Gills or hepatopancreas (or digestive gland) tissues from 2–5 oysters were pooled on ice in 5 ml of digestion buffer containing 24.72 g l–1 NaCl, 0.68 g l–1 KCl, 1.36 g l–1 CaCl2.2H2O, 0.18 g l–1 NaHCO3 and 30 mmol l–1 Hepes at pH 7.5. Tissues were minced and washed with an additional 10 ml of digestion buffer. Tissue fragments were digested for 15 min at room temperature in 0.125% trypsin in balanced Hank's solution (Fisher Scientific,Suwanee, GA, USA) adjusted to 720 mOsm with sucrose, carefully triturated to release cells and washed twice with digestion buffer. The suspension was filtered through 100 μm sterile nylon mesh and centrifuged for 15 min at 900 g to pellet the cells. Cells were washed in cell suspension medium (CSM) containing 24.72 g l–1 NaCl, 0.68 g l–1 KCl, 1.36 g l–1CaCl2.2H2O, 0.18 g l–1NaHCO3, 4.66 g l–1MgCl2.6H2O, 6.29 g l–1MgSO4.7H2O, 30 mmol l–1 glucose and 30 mmol l–1 Hepes at pH 7.5, centrifuged for 10 min at 900 g and re-suspended in 4 ml of the same medium. Cell count was performed with a Beckman Coulter Z2 cell counter, 100 μm aperture diameter(Beckman Coulter, Inc., Fullerton, CA, USA). The particle size range window was set to 10–30 μm, corresponding to the known size of gill and hepatopancreas cells from oysters (Eble and Scro, 1996). Viability of isolated cells, determined by the Trypan Blue exclusion assay, was >90–95% throughout the experiment. Our earlier studies also show that isolated oyster cells maintain viability for over 48 h in culture with no appreciable increase in the levels of apoptosis or necrosis in millimolar concentrations of Cd(Sokolova et al., 2004). Sample size (N) reported in the figures and throughout the paper refers to the number of individual cell isolates, each obtained from 2–5 oysters as described above.
Isolated gill and hepatopancreas cells were exposed to different Cd levels(0–2000 μmol l–1) for 4 h at 20°C. After the exposures, cell suspensions were centrifuged (2000 g for 15 min), washed twice in Cd-free CSM to remove surface-associated Cd, and re-suspended in Cd-free CSM. Washed cell suspensions were mixed 1:1 with 70%nitric acid and digested in a 60°C water bath for 24 h. Cd concentrations were determined with an atomic absorption spectrometer AAnalyst 800 (Perkin Elmer, Waltham, MA, USA), equipped with a graphite furnace and Zeeman background correction. National Institute of Standards and Technology (NIST)oyster tissue (1566b) was analyzed with the samples to verify the metal analyses; the percent recoveries over all batches were 94.6±6.6% (mean± s.d.). Cellular Cd levels are expressed as ng Cd 10–6 cells.
Determination of protein and glutathione synthesis rates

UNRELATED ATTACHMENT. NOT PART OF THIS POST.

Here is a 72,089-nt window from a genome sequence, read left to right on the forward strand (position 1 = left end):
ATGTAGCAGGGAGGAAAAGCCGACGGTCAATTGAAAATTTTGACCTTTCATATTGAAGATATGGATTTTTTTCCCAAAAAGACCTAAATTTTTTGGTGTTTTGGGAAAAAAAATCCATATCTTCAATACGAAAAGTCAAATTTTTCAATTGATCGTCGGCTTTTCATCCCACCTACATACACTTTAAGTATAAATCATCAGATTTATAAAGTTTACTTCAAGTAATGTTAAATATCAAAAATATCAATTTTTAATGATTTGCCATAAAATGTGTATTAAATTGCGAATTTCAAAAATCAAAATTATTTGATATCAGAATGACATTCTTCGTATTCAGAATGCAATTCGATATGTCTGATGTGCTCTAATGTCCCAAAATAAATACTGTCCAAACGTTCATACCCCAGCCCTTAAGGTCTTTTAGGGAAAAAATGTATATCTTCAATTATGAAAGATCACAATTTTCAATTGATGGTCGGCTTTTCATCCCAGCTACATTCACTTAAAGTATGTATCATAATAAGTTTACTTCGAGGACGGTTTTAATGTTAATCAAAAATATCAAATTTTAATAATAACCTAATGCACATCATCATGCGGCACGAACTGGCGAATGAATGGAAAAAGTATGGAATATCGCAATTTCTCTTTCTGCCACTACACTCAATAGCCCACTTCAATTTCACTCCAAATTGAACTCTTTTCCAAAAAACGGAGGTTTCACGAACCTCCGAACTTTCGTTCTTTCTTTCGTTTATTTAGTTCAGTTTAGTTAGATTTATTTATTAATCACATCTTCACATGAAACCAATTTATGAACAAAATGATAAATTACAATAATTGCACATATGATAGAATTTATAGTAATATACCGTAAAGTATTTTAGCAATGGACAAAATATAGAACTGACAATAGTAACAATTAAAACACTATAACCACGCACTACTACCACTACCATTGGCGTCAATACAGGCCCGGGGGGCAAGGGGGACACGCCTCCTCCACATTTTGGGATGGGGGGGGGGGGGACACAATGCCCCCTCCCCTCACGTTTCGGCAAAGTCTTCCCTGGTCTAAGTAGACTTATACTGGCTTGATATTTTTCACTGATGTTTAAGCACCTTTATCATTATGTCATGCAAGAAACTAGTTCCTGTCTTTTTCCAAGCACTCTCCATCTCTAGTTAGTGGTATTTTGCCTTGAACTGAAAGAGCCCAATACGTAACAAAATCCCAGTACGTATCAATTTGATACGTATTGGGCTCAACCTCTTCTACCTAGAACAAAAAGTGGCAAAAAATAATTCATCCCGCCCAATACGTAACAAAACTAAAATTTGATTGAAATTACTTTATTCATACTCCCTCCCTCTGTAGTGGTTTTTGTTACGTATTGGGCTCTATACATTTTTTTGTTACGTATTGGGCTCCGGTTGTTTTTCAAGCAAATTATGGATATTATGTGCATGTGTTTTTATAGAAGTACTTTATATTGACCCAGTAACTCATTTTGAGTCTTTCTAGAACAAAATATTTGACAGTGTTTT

Protein and glutathione synthesis rates were determined by incorporation of radioactively labeled l-leucine (3H-Leu) or l-glycine (3H-Gly), respectively(Bonifacino, 1999), in control and Cd-exposed cells at 20°C. Briefly, 300 μl of cell suspension(0.2–1.7×107 cells ml–1) was incubated with 1 μCi (1 μCi= 37 kBq) of labeled amino acid ([3H]Leu or[3H]Gly) for 4 h at 20°C with different concentrations of Cd(0–2000 μmol l–1) and cycloheximide (0 or 2 mmol l–1). After incubation, 20 μl of sample were placed on Whatman binder-free glass microfiber filters (type GF/A; Fisher Scientific),air dried and exposed to 10% ice-cold trichloroacetic acid (TCA) containing 5 mmol l–1 of the respective unlabeled aminoacid(l-Leu or l-Gly) for 10 min. The filter was then washed twice with 5% TCA (15 min each wash) and dehydrated in 100% ethanol (three times 10 min each) at room temperature. After dehydration, filters were air dried and placed into glass scintillation vials containing 5 ml of ScintiSafe Econo 1 scintillation cocktail (Fisher Scientific, Suwanee, GA, USA). Pilot studies with filters spiked with radiolabeled amino acids showed that these washes were sufficient to remove all unincorporated label. Counting was performed with a Beckman Coulter LS6000SC scintillation counter. Counts per minute (c.p.m.) were recalculated to disintegrations per minute (d.p.m.) with internal counter software. Addition of cycloheximide (2 mmol l–1) routinely inhibited 95–98% of [3H]Leu incorporation, confirming that most of the incorporated leucine was due to the protein synthesis. A similar degree of inhibition of [3H]Leu incorporation was obtained with another specific inhibitor of protein synthesis, emetine (300 μmol l–1) (data not shown). The glutathione synthesis rate in the presence and absence of cadmium was calculated as [3H]Gly incorporation rate when co-incubated with 2 mmol l–1 cycloheximide under the assumption that most of the labeled glycine was incorporated into glutathione under these conditions.
Total glutathione (GSH) concentrations were determined enzymatically by the 5,5′-dithiobis(2-nitrobenzoic acid) (DTNB) – glutathione disulfide(GSSG) reductase recycling assay following the rate of formation of 5-thio-2-nitrobenzoic acid (TNB)(Griffith, 1980; Anderson, 1985). Gill and hepatopancreas cells were incubated at 20°C without Cd (control) or in the presence of 2000 μmol l–1 Cd (Cd-exposed). After the predetermined exposure times (0, 4, 8 and 12 h), the cells were homogenized in equal volumes (1:1) of 10% sulfosalicylic acid (SSA), sonicated for 20 s(output 30 W; Sonicator 3000; Misonix Inc., Farmingdale, NY, USA) and centrifuged (16 000 g for 5 min at 4°C). Total glutathione was measured in the supernatant with a UV-Vis spectrophotometer (VARIAN Cary 50 Bio; Cary, NC, USA) equipped with a temperature-controlled cuvette holder at 30°C (±0.1°C) at 412 nm. The calibration curve was prepared using GSH standards dissolved in a 1:1 mixture of CSM and 10% SSA. Results are expressed as total GSH content in nmol 10–6 cells.